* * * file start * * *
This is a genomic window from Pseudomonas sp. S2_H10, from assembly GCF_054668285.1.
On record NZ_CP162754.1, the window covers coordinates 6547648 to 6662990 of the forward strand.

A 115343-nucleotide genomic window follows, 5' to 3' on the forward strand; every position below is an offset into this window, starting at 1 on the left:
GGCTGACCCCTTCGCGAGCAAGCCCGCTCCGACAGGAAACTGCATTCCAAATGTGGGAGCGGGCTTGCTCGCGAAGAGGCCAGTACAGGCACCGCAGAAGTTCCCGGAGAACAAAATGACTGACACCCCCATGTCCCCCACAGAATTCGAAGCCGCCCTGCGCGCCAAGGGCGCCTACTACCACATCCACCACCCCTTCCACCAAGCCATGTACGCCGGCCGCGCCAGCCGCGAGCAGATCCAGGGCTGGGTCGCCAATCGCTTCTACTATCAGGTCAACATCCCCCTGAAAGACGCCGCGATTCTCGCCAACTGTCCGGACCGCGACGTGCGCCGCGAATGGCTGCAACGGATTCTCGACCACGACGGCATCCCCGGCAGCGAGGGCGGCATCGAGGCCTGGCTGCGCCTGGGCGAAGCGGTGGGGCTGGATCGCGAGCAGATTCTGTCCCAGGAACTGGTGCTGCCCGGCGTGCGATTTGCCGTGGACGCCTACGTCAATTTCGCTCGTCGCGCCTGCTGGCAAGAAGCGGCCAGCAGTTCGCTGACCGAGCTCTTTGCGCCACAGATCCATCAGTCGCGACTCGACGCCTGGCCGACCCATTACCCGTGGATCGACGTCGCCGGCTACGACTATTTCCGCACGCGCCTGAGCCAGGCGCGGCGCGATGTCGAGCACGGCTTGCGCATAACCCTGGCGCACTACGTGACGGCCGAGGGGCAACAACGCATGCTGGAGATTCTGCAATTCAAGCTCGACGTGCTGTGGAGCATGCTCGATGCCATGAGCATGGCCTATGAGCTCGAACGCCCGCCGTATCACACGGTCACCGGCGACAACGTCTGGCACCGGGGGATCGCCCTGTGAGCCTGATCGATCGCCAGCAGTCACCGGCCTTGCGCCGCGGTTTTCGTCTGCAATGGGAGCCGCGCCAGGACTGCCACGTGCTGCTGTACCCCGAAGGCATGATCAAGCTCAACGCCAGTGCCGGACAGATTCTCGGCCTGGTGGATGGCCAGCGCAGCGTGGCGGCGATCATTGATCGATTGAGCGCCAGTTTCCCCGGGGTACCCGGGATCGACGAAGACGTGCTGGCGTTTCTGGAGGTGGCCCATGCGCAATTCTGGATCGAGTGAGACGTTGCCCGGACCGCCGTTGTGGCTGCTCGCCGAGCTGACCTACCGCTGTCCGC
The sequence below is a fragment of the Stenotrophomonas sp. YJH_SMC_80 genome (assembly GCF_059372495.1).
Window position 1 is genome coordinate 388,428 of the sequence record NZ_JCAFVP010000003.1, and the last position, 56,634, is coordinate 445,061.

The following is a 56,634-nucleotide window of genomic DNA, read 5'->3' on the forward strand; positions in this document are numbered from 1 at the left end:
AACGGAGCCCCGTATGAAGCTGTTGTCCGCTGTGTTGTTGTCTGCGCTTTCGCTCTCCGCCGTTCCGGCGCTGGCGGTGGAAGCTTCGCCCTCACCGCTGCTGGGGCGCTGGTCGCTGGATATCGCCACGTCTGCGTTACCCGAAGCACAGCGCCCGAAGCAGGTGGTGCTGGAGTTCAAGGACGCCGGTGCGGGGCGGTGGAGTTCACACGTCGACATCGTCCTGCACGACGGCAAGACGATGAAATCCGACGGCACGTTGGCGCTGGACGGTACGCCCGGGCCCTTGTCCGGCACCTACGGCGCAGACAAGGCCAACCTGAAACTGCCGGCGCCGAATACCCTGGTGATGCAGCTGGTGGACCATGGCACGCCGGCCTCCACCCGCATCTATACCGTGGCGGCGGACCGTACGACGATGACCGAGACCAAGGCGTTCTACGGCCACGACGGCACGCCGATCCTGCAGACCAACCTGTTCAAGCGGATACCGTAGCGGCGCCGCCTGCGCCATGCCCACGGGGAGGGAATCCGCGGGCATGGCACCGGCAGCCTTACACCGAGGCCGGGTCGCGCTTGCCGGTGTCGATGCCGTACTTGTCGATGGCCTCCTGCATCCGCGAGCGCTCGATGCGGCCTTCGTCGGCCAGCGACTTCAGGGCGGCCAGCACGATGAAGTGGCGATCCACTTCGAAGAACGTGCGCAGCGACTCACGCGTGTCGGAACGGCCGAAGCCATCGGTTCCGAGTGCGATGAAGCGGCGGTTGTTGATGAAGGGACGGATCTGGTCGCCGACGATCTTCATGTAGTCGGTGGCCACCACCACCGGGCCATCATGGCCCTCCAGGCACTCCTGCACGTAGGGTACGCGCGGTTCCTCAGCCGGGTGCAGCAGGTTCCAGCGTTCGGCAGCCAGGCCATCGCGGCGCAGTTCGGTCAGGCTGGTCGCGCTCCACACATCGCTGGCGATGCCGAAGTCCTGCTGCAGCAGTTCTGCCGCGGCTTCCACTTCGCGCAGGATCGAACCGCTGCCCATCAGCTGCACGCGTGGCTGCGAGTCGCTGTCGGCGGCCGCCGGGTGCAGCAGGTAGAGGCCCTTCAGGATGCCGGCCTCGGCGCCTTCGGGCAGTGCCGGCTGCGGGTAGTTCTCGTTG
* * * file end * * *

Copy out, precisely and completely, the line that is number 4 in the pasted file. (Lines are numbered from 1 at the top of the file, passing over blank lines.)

GGCTGACCCCTTCGCGAGCAAGCCCGCTCCGACAGGAAACTGCATTCCAAATGTGGGAGCGGGCTTGCTCGCGAAGAGGCCAGTACAGGCACCGCAGAAGTTCCCGGAGAACAAAATGACTGACACCCCCATGTCCCCCACAGAATTCGAAGCCGCCCTGCGCGCCAAGGGCGCCTACTACCACATCCACCACCCCTTCCACCAAGCCATGTACGCCGGCCGCGCCAGCCGCGAGCAGATCCAGGGCTGGGTCGCCAATCGCTTCTACTATCAGGTCAACATCCCCCTGAAAGACGCCGCGATTCTCGCCAACTGTCCGGACCGCGACGTGCGCCGCGAATGGCTGCAACGGATTCTCGACCACGACGGCATCCCCGGCAGCGAGGGCGGCATCGAGGCCTGGCTGCGCCTGGGCGAAGCGGTGGGGCTGGATCGCGAGCAGATTCTGTCCCAGGAACTGGTGCTGCCCGGCGTGCGATTTGCCGTGGACGCCTACGTCAATTTCGCTCGTCGCGCCTGCTGGCAAGAAGCGGCCAGCAGTTCGCTGACCGAGCTCTTTGCGCCACAGATCCATCAGTCGCGACTCGACGCCTGGCCGACCCATTACCCGTGGATCGACGTCGCCGGCTACGACTATTTCCGCACGCGCCTGAGCCAGGCGCGGCGCGATGTCGAGCACGGCTTGCGCATAACCCTGGCGCACTACGTGACGGCCGAGGGGCAACAACGCATGCTGGAGATTCTGCAATTCAAGCTCGACGTGCTGTGGAGCATGCTCGATGCCATGAGCATGGCCTATGAGCTCGAACGCCCGCCGTATCACACGGTCACCGGCGACAACGTCTGGCACCGGGGGATCGCCCTGTGAGCCTGATCGATCGCCAGCAGTCACCGGCCTTGCGCCGCGGTTTTCGTCTGCAATGGGAGCCGCGCCAGGACTGCCACGTGCTGCTGTACCCCGAAGGCATGATCAAGCTCAACGCCAGTGCCGGACAGATTCTCGGCCTGGTGGATGGCCAGCGCAGCGTGGCGGCGATCATTGATCGATTGAGCGCCAGTTTCCCCGGGGTACCCGGGATCGACGAAGACGTGCTGGCGTTTCTGGAGGTGGCCCATGCGCAATTCTGGATCGAGTGAGACGTTGCCCGGACCGCCGTTGTGGCTGCTCGCCGAGCTGACCTACCGCTGTCCGC